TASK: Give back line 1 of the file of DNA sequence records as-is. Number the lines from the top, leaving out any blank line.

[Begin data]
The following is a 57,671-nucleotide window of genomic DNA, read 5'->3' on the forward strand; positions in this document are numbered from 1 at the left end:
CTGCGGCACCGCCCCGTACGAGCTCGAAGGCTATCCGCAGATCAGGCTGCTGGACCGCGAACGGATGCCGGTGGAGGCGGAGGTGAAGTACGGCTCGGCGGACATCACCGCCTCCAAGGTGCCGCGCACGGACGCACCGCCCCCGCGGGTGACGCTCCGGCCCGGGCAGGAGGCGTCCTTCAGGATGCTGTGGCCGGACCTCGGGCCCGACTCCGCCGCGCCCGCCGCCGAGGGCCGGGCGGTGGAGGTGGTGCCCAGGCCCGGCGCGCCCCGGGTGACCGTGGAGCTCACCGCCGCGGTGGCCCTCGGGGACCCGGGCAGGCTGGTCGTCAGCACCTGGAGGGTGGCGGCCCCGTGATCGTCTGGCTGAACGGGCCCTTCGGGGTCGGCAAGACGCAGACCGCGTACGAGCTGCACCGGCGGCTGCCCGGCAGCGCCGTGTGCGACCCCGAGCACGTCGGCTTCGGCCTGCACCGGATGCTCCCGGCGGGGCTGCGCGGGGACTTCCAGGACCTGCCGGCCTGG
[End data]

The following is a 57,671-nucleotide window of genomic DNA, read 5'->3' on the forward strand; positions in this document are numbered from 1 at the left end: